From the series
This episode presents artists whose works defy convention and transport us to unreal worlds and altered states of consciousness. With works at times hallucinatory, irreverent, and sublime, each of these artists pursues a vision first held in the mind’s eye.
“Art should be something really powerful,” says Jeff Koons, “but at the same time, there’s morality that comes along with that.” The segment begins in the artist’s busy studio in Manhattan, where his computer-aided but hand-made paintings and sculptures develop slowly, with a large team of dedicated assistants, in the manner of a Renaissance workshop or atelier. The segment shifts to a major retrospective at the MCA Chicago, where Koons provides a detailed analysis of two sculptures that exemplify the ethical and spiritual dimensions of art. The segment concludes outside Paris at the Chateau de Versailles, where Koons is the first contemporary American artist to have a solo exhibition, showcasing the mathematical planting of a giant flower topiary and a survey of works installed amidst the joyous decoration of the palace’s period rooms and gardens.
“Every piece of abstract art that I make has a back story,” says Mary Heilmann, who relays youthful fantasies of wanting to be a Catholic martyr, her childhood dream to become an artist, as well as the antagonism she experienced in school when transitioning from pottery to painting. Shown completing a new body of work, the segment begins in the artist’s secluded Bridgehampton studio on Long Island. “My spiritual life is very important to me and I think the artworks are icons,” says Heilmann, who believes in the ecumenical power of art to “transport a person in a soulful, rich way, without having any fear of punishment or Hell or sin.” The segment also features Heilmann’s touring retrospective at the Wexner Center for the Arts in Columbus, Ohio, where she's designed colorful chairs on wheels that viewers can use to relax, meditate, or socialize with one another and have “a conversation through the work.”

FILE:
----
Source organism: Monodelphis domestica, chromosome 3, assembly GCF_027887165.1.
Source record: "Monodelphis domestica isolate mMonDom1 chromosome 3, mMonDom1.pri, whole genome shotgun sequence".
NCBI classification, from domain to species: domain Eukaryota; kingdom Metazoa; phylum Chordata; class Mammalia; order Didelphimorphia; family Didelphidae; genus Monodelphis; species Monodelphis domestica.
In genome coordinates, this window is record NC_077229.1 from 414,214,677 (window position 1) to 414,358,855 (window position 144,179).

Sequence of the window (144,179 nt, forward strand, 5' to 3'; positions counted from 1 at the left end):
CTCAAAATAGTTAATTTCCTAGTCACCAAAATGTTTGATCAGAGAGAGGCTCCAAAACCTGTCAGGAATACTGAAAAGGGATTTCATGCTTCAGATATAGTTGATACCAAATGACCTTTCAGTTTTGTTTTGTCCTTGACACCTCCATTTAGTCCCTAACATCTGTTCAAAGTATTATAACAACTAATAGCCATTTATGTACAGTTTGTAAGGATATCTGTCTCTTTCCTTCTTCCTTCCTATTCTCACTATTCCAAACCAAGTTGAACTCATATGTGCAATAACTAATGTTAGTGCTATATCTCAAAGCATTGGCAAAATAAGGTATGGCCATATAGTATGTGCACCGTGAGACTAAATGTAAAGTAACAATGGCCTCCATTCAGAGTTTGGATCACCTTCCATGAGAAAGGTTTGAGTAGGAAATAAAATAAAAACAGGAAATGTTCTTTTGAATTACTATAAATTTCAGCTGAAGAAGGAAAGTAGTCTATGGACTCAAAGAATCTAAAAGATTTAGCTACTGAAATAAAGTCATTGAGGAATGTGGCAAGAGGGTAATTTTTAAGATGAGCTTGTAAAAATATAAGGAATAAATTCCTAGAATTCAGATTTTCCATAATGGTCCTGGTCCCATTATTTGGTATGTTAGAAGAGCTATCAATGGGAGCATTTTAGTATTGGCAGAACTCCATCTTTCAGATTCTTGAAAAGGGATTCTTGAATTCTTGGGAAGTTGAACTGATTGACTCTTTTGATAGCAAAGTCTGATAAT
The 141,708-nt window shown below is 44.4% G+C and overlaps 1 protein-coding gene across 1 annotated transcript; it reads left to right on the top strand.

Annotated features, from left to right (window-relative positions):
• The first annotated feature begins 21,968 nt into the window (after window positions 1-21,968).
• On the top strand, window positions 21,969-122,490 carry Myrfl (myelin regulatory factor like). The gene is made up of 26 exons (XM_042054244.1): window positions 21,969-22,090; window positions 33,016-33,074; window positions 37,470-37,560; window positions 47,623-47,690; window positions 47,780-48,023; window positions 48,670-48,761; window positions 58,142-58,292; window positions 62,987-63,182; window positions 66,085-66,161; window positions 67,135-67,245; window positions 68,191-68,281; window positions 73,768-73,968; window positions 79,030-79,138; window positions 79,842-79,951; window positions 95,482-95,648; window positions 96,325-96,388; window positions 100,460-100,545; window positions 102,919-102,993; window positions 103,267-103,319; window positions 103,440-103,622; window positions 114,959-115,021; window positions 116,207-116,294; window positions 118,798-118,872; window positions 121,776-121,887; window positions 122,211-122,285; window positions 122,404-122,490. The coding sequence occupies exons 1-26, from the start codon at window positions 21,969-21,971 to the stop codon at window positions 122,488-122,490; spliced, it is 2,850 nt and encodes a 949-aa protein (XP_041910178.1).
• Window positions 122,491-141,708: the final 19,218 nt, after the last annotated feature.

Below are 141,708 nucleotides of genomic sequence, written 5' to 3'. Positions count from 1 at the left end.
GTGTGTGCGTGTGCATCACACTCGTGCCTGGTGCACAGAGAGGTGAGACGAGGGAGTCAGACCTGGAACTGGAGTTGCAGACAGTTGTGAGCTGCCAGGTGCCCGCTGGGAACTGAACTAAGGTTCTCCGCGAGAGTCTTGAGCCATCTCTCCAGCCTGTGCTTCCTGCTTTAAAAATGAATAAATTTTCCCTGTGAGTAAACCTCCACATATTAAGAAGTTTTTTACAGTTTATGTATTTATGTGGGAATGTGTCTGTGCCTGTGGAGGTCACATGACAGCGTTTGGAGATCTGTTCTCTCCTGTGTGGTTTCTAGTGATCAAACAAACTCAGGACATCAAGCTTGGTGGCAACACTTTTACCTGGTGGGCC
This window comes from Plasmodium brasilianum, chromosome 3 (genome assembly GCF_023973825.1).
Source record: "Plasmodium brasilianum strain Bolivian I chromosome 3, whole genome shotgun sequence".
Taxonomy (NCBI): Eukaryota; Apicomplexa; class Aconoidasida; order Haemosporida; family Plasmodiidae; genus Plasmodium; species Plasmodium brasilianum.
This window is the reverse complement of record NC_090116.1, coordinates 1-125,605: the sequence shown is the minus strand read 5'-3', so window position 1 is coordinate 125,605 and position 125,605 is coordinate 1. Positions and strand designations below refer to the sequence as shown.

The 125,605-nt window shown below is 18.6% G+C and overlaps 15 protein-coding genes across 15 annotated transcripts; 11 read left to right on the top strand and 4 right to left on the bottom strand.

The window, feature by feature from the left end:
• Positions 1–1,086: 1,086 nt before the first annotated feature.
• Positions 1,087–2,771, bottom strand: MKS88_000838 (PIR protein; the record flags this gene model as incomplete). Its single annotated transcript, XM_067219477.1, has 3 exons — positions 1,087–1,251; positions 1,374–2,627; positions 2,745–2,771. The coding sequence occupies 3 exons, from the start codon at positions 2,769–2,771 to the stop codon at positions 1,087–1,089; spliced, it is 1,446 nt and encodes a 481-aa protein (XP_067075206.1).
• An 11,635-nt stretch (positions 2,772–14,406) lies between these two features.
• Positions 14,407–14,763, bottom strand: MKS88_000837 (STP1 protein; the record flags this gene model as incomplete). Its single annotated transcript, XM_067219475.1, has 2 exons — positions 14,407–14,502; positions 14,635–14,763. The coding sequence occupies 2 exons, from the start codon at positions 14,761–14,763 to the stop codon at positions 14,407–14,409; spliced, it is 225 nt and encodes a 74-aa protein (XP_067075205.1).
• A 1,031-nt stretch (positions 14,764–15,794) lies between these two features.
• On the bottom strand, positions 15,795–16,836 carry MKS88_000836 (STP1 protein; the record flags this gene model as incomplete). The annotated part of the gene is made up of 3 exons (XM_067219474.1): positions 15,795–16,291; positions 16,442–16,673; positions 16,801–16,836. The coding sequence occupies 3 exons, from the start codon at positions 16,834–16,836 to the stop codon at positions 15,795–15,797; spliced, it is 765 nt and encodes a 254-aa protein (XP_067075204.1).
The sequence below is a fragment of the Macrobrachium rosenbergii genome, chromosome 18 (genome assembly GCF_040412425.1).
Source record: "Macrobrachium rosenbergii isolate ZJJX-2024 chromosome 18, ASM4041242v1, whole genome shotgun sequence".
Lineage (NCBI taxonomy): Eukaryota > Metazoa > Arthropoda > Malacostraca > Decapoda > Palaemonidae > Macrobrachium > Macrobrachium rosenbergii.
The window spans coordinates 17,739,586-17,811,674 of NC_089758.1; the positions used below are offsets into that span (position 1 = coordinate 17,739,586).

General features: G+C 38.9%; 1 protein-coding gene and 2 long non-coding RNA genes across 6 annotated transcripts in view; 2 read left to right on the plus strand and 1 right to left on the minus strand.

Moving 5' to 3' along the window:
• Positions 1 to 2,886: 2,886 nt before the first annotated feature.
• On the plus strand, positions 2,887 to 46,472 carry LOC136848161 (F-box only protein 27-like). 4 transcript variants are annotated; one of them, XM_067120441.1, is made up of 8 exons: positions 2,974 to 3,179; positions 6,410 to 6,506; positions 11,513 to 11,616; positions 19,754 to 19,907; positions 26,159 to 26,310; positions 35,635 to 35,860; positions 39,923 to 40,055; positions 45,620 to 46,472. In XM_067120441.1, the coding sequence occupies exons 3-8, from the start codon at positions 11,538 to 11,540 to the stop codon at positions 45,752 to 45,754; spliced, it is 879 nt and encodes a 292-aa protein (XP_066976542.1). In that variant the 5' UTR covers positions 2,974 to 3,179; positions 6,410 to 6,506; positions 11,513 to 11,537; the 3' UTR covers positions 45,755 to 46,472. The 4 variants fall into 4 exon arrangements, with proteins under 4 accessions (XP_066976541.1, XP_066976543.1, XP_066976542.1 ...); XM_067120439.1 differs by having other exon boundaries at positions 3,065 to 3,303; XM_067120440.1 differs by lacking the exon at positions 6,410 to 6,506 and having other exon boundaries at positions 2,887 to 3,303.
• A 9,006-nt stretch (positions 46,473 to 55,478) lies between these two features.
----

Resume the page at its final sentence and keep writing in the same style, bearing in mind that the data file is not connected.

“Photography used to be like alchemy back in the nineteenth century,” says Florian Maier-Aichen, who uses the computer to introduce imperfections and detach his photographs from reality, bringing them closer to the realm of drawing. Shown capturing his source images with a traditional large-format camera, the artist introduces painterly touches to his photographs with the aid of a digital stylus and tablet. “Illustration is just another level of abstracting,” he says, “it lifts you to another layer that is not necessarily linked to realism and it opens up your own world or your own myth-making.” Inspired by the idealized quality of postcards and maps, the segment shows how the artist remakes images of landscapes, from a nostalgic nighttime scene of Stralsund in GDR times to epic vistas such as a pass in the Swiss Alps, ski slopes in the Sierras, Half Dome in Yosemite, and the failed St. Francis Dam near Santa Clarita.
“Dear ladies and gentleman, I’m China Tracy—the avatar of Cao Fei—and I’m her interpreter.” Cao Fei’s digital Second Life alter ego acts as the English translator for the Chinese-speaking artist throughout the segment, guiding the viewer through seven multimedia projects. A day-in-the-life is captured in the sensitive "Milkman," corporate culture is critiqued in the surrealistic "Rabid Dogs," while the assimilation of American pop culture by Asians is celebrated in Cao's series of "Hip Hop" videos. Through a blend of documentary and magical realism, the artist investigates various aspects of role play: costumed youth and their families, workers’ dreams come to life at a Siemens light factory, and the simulated romance between avatars. The segment culminates in the artist’s ongoing project, "RMB City," an artificial island built in the 3D virtual world of Second Life that resembles a postmodern collage of landmarks, urban over-development, and Chinese landscape painting.